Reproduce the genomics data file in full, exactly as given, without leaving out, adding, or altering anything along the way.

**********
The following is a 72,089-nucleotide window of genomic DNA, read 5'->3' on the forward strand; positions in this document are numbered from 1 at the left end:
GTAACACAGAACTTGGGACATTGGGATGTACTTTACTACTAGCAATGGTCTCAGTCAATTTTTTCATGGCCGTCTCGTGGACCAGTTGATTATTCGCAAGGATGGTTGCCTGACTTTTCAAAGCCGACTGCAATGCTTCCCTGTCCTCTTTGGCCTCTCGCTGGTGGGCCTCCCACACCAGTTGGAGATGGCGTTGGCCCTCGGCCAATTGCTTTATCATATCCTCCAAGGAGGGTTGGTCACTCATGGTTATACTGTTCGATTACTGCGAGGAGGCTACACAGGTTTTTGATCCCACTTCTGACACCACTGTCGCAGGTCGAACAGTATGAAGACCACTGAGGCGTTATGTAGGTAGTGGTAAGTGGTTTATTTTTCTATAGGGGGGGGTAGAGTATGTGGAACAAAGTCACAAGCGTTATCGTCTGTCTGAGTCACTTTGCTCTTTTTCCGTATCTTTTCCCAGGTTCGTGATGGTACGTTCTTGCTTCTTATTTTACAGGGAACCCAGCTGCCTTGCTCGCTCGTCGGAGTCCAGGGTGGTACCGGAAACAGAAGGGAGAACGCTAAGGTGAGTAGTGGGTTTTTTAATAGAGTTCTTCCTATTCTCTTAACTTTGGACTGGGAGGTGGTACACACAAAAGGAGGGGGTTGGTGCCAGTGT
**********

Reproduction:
The following is a 72,089-nucleotide window of genomic DNA, read 5'->3' on the forward strand; positions in this document are numbered from 1 at the left end:
GTAACACAGAACTTGGGACATTGGGATGTACTTTACTACTAGCAATGGTCTCAGTCAATTTTTTCATGGCCGTCTCGTGGACCAGTTGATTATTCGCAAGGATGGTTGCCTGACTTTTCAAAGCCGACTGCAATGCTTCCCTGTCCTCTTTGGCCTCTCGCTGGTGGGCCTCCCACACCAGTTGGAGATGGCGTTGGCCCTCGGCCAATTGCTTTATCATATCCTCCAAGGAGGGTTGGTCACTCATGGTTATACTGTTCGATTACTGCGAGGAGGCTACACAGGTTTTTGATCCCACTTCTGACACCACTGTCGCAGGTCGAACAGTATGAAGACCACTGAGGCGTTATGTAGGTAGTGGTAAGTGGTTTATTTTTCTATAGGGGGGGGTAGAGTATGTGGAACAAAGTCACAAGCGTTATCGTCTGTCTGAGTCACTTTGCTCTTTTTCCGTATCTTTTCCCAGGTTCGTGATGGTACGTTCTTGCTTCTTATTTTACAGGGAACCCAGCTGCCTTGCTCGCTCGTCGGAGTCCAGGGTGGTACCGGAAACAGAAGGGAGAACGCTAAGGTGAGTAGTGGGTTTTTTAATAGAGTTCTTCCTATTCTCTTAACTTTGGACTGGGAGGTGGTACACACAAAAGGAGGGGGTTGGTGCCAGTGT